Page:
It’s not easy to decide which email marketing service provider to choose when you’ve just started out. A new business doesn’t have thousands of customers and clients on their email newsletter list yet. You may even have budget limitations to consider, too.
There’s so much noise out there from already established businesses telling you this, recommending you that. And while it’s wise to listen to others, but don’t take everything for granted. Many are already on a different path in their business journey. Often even in a different industry and niche. Not to mention they’re usually affiliates of those service providers they promote as their go-to solution.
When I started out with my business I heard from everywhere that I’d need an email list. That social media won’t be enough for long term business success. To realize this you probably don’t need much convincing either. If you use a few social media platforms with a personal account then you know well
- their ups and downs,
Experimenting with MailChimp
Though I had no lead magnets and opt-ins yet for my audience back then, I signed up for MailChimp. Not because I made a thorough research about functionalities. Nor because it was perfectly aligned to my business strategies. It was a simple convenience.
Somehow back then almost every email newsletter I signed up to came via MailChimp. Some of those businesses were affiliates and advertised it openly as their platform of choice. Obviously they were already on the paid plan.
And I was thinking if they’re willing to pay for the service, it must be doing something right.
Also, I had a friend, a small business owner herself, who signed up for MailChimp earlier and had no issues with it.
So why not? Let’s give it a try.
What I liked about MailChimp?
As I had no one on my email list yet, I needed a free service for the time being. MailChimp offered a free plan, so I didn’t have to spend extra money to start with email list building.
You can upload your freebie to MailChimp and include its URL to your emails. You don’t need an extra cloud storage (Google Drive, DropBox etc.) to host those materials.
I know coding, so it wasn’t difficult to set up the basic workflows and design my
- sign up forms,
- confirmation messages, and
- lead magnet delivery emails.
What I missed a bit was a more intuitive drag and drop functionality. But as everything was for free, I accepted it.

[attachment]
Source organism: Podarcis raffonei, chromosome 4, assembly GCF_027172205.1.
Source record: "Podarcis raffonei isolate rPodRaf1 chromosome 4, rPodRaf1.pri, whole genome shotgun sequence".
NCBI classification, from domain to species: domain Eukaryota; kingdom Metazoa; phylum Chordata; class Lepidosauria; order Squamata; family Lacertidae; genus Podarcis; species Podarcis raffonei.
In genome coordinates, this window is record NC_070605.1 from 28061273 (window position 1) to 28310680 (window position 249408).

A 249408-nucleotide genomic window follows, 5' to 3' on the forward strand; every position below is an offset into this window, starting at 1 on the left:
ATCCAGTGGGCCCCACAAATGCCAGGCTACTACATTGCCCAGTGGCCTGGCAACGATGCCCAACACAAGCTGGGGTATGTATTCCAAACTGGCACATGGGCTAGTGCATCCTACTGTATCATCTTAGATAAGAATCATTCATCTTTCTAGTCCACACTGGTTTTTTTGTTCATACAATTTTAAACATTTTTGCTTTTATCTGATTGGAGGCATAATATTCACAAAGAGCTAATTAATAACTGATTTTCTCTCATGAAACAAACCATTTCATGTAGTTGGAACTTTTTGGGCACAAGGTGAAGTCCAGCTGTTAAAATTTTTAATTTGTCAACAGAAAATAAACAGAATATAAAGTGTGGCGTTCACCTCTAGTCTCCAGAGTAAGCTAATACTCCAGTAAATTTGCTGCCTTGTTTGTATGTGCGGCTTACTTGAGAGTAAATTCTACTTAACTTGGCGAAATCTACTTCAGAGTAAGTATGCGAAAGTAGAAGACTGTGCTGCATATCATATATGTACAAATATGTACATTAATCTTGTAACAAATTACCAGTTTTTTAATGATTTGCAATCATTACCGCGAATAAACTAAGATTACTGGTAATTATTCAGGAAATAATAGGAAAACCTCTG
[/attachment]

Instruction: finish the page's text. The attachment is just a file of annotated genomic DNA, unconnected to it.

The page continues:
I never had any issues with MailChimp that I couldn’t solve myself. So I can’t tell anything about their customer support.
If your website’s running on WordPress it’s pretty straightforward to connect it with MailChimp. And they offer integration with an impressive list of popular tools and services.
This doesn’t sound bad at all, does it?
So you might want to know what was my problem then.
Why did I switch to MailerLite?
The time came when I actively wanted to work on and build my email list. After a few months in business I had now a better understanding and a clearer strategy around my business. And then MailChimp changed its plans and the features that came with them.
They removed the feature to set up an automated email series from the free plan. This was a biggie for me, as I was there, ready with my free email course. And I was stuck how to make it available for my audience.
I had two options:
- set up the email course somewhere else and try to integrate it with MailChimp.
- look for an email marketing service provider that’s free and offers automated email sequences.
And here came MailerLite to save me.
10 free MailerLite features I love
MailerLite has a free plan. So far so good. But out of curiosity I looked at their pricing and its better than MailChimps. Good to know if you’re on a tighter budget for the time being.
I’m happy to upgrade to a paid plan later once my email list reaches a size that it’s worth investing into more features.
MailerLite counts each active subscriber once. That’s good because once people join your email list, you can group (tag) and segment them based on their interests or how engaged they are with your emails. And no matter how many groups you put them in, they won’t be counted twice or thrice.